Leslie Marmon Silko is a Laguna Pueblo Indian who has written many stories of how Indian life and the lives of "white" people have interconnected. Silko does not adhere to a specific style of writing, such as MLA because she feels that it takes away from what she is trying to say. However, she does have a way of pulling the reader into her stories and holding their attention. Silko tells the stories that her ancestors have told for centuries. They gather in groups and each member who knows the story adds what they remember. The act of storytelling is what Silko attempts to recreate in her stories. Through the use of word structure Silko wants the reader to hear and feel the tone and speed of the storyteller behind the story.
In the first story, "Lullaby", Leslie Silko tells the story of an Indian woman's struggle to survive in her land that has been invaded by "white" people. Ayha, is a strong willed woman who overcomes great emotional obstacles. Her husband dies, her children are taken away, and her new husband losses his job and spends their government check on alcohol. They end up sleeping outside in the cold every night sharing a blanket that her first husband, Jimmie, gave to her. .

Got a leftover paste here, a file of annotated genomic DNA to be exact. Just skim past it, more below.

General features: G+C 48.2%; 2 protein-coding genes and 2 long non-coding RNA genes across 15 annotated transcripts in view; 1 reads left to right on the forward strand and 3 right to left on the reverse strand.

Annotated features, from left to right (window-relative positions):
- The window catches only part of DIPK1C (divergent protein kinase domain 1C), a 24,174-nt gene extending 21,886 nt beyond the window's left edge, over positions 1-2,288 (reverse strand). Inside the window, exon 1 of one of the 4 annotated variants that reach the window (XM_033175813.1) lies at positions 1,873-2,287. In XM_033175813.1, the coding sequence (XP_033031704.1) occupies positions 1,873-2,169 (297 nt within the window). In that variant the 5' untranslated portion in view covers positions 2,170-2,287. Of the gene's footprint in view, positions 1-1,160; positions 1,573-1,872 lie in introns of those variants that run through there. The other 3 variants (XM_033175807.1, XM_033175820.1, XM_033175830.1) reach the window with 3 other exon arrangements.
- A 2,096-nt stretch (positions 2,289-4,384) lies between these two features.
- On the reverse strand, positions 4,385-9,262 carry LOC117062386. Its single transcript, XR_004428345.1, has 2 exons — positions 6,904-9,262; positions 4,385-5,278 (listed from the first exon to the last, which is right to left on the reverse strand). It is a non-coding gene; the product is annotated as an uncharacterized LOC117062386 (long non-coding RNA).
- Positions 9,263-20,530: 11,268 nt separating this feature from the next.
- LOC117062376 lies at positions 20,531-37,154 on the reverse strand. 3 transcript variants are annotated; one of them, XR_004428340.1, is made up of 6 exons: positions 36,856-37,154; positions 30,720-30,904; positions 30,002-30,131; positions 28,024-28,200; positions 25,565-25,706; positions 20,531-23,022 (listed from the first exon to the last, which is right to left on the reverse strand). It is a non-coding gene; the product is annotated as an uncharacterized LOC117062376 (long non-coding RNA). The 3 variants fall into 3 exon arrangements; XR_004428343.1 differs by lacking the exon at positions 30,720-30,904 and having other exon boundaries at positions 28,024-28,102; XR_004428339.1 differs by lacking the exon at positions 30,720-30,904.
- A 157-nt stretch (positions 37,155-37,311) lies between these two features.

Silko uses dashes and italicizing throughout her paragraphs to mark changes in the storytellers approach to telling the story. The first being the dash, Silko writes: "Jimmie's blanket - the one he had sent to her" (Lullaby 1138). The storyteller at this point is giving the reader an object or an idea and then explaining it further. The reader can relate to this because when storytellers tell a story, they sometimes stop and explain themselves. It's a kind of pause to explain to make sure the listeners understand and are following. .
The second device that Silko uses is to italicize words to show a change in the storyteller's tone. The lullaby she sings to the old man at the end is written in italics.